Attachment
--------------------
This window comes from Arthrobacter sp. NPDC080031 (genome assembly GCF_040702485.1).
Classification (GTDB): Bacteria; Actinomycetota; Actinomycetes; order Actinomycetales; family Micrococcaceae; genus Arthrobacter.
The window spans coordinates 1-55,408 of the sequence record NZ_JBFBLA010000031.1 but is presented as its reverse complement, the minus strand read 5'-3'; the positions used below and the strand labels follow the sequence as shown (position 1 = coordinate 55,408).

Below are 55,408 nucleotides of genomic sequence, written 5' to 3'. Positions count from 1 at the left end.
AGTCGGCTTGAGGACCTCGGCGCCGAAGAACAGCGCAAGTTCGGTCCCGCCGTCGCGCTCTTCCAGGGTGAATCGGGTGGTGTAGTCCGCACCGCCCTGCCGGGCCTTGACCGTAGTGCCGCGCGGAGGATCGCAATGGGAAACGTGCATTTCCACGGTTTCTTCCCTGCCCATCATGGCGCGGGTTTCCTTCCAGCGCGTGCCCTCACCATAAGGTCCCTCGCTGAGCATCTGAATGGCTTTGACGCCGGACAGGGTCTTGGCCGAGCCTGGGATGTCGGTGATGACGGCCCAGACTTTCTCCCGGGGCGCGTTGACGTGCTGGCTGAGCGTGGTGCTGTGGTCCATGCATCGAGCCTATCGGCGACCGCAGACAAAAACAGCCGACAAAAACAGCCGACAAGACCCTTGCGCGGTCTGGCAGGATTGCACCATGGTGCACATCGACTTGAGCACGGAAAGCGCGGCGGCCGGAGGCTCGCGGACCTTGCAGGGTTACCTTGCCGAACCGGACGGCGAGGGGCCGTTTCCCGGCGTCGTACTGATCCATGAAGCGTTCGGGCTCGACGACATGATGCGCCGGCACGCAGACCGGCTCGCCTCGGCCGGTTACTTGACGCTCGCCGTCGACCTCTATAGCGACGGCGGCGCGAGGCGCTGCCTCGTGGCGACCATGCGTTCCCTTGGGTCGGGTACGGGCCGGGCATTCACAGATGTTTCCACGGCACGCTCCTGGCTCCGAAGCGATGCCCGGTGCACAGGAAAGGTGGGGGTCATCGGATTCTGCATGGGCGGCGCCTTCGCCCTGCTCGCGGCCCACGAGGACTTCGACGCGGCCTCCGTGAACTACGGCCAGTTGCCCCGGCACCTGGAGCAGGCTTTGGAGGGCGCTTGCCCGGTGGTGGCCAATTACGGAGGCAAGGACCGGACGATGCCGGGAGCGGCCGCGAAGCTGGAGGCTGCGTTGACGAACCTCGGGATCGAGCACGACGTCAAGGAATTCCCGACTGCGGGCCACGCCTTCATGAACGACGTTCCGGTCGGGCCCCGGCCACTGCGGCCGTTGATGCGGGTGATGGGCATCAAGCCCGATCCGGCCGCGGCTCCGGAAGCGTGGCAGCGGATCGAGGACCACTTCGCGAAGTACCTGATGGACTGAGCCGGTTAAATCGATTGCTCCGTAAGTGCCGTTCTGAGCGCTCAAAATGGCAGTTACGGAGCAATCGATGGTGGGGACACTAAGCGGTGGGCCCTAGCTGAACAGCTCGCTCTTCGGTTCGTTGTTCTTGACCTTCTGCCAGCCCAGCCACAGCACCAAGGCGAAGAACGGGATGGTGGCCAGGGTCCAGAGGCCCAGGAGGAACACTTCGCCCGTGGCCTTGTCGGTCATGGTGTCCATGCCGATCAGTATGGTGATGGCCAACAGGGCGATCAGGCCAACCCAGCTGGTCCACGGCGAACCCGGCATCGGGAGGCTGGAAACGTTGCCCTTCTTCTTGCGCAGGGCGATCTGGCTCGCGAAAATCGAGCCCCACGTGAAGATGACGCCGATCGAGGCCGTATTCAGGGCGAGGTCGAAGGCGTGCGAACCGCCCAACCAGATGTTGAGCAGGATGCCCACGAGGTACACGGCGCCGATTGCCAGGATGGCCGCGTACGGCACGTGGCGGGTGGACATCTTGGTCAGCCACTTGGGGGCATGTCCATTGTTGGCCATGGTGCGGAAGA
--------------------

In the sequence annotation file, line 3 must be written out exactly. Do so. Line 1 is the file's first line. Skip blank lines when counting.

The window spans coordinates 1-55,408 of the sequence record NZ_JBFBLA010000031.1 but is presented as its reverse complement, the minus strand read 5'-3'; the positions used below and the strand labels follow the sequence as shown (position 1 = coordinate 55,408).